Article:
Welcome to CBE’s Library

Tip: to find an exact phrase or title, enclose it in quotation marks.

The marriage guidance in Ephesians 5, rather than subjecting wives, is aimed at bringing the freedom of true Christian community into our homes.

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The introduction of the word “submission” into a Christian conversation about adult human relations immediately strikes different responses. For some Christians, submission is a happy word describing the proper biblical relation of a wife to her husband or of a woman, whether married or single, to the males in the church congregation.

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A Church Called Tov, co-written by Scot McKnight and his daughter Laura Barringer, addresses the importance of creating and sustaining a good (Hebrew tov) church culture.

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Although the circles of young people where I minister rarely have a problem with women’s ministry, many young men and women are looking for more models of what it means to be a “real” man. Although some hold traditional and others hold egalitarian ideals of marriage, many of the young women who would like to someday marry lament the fact that there are not enough respectful Christian young men to go around in society as a whole.

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This article will consider how the coming of the kingdom of God provides “an alternative ordering of society” regarding women in community and leadership

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Ron Clark offers a passionate and personally informed response to the issue of male-to-female violence. Drawing on his pastoral care efforts and experience of working with a variety of couples coming out of violent relationships, a reader can tell that he deeply cares about the issue at hand and that his personal reflections are well thought out. Overall, this book is easily accessible to a lay audience but may not be for those expecting rigorous theological exegesis or expansive social science research.

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Among reformed Christians (a term which includes Presbyterians, Calvinists, Lutherans, and many others who do not formally use those labels) this is the week in which Reformation Day is celebrated. For it was on October 31, 1517 – the eve of All Saints’ Day – that Martin Luther nailed his Ninety Five Theses, “for the purpose of eliciting the truth,” to the door of All Saints Church in Wittenberg.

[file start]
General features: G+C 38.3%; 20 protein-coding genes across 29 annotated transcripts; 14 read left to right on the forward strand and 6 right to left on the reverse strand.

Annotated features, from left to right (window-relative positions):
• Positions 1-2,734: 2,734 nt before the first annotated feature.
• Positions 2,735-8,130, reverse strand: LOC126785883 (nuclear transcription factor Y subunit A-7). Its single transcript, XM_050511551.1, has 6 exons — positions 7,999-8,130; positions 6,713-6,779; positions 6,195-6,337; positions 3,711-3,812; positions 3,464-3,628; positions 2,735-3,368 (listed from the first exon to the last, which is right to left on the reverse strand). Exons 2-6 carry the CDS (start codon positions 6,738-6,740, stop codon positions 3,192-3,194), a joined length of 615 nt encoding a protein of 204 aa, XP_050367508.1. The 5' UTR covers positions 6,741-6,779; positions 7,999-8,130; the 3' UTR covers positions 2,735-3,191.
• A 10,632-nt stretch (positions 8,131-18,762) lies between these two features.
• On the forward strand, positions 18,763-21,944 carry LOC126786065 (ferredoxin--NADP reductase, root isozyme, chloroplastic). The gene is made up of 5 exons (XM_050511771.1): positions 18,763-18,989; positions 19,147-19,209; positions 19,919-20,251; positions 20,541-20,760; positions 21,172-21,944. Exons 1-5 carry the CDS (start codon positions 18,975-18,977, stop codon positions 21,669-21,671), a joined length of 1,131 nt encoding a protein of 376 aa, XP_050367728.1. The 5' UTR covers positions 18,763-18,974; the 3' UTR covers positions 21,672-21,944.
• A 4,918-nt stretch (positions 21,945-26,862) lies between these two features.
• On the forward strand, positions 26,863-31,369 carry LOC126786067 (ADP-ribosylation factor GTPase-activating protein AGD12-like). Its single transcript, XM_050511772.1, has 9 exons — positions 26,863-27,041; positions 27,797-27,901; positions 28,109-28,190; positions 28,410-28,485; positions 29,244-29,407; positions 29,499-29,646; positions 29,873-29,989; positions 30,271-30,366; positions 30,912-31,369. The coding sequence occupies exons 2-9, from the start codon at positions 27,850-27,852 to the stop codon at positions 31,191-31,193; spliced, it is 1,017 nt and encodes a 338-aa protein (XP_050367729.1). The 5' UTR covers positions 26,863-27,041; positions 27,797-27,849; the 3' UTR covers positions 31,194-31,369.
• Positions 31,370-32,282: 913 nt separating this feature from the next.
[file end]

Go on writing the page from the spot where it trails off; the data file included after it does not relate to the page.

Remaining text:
We were treated this fall to the sad spectacle of the Supreme Court confirmation hearings of Judge Clarence Thomas. Because in my professional life I am both a cross-cultural psychologist and a gender studies scholar, I had students, colleagues, and others asking me what I thought about the Clarence Thomas / Anita Hill episode (one hesitates to use the term “affair”) which recently pre-empted the nation’s soap operas in an unprecedented weekend of media sleaze. My inquirers often seemed to be looking for a neat and clear response from me, but in fact I had no neat conclusions to offer. Because the entire process was such a three-ring circus of political self-interest mixed with ill-disguised racism and sexism, and because no clear conclusions were drawn about the truth of either party’s testimony, I suspect that no neat conclusions are possible. So let me instead share some reflections on this episode, taking it as a classic example of our continuing need for national reformation – specifically reformation in race and gender relations.

 

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Yet the Lord longs to be gracious to you.

Therefore he will rise up to show you compassion.

For the Lord is a God of justice.

Blessed are all who wait for him.

Isaiah 30:18

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The recent news has been permeated with two contradictory “epidemics” characterizing Americans: anorexia and obesity. However, maybe the larger paradox is the way in which the Church has embraced the same standards of beauty that the larger culture has. In many cases, the Church has adopted cultural standards of beauty and views physical bodies as representations of spirituality. This appears to be a modern version of the “health and wealth” gospel in that “Christ is reflected in one’s physical appearance.”

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An extremely well-written account of the author’s experience of living with an abusive husband who appeared to others as the epitome of a fine Christian gentleman . . . This heartfelt account is practical yet not clinical and without a trace of bitterness. How Marjorie recovered from this ordeal of many years will be of great encouragement to those who need courage while recognizing what is happening to them and taking steps towards full spiritual and emotional health.

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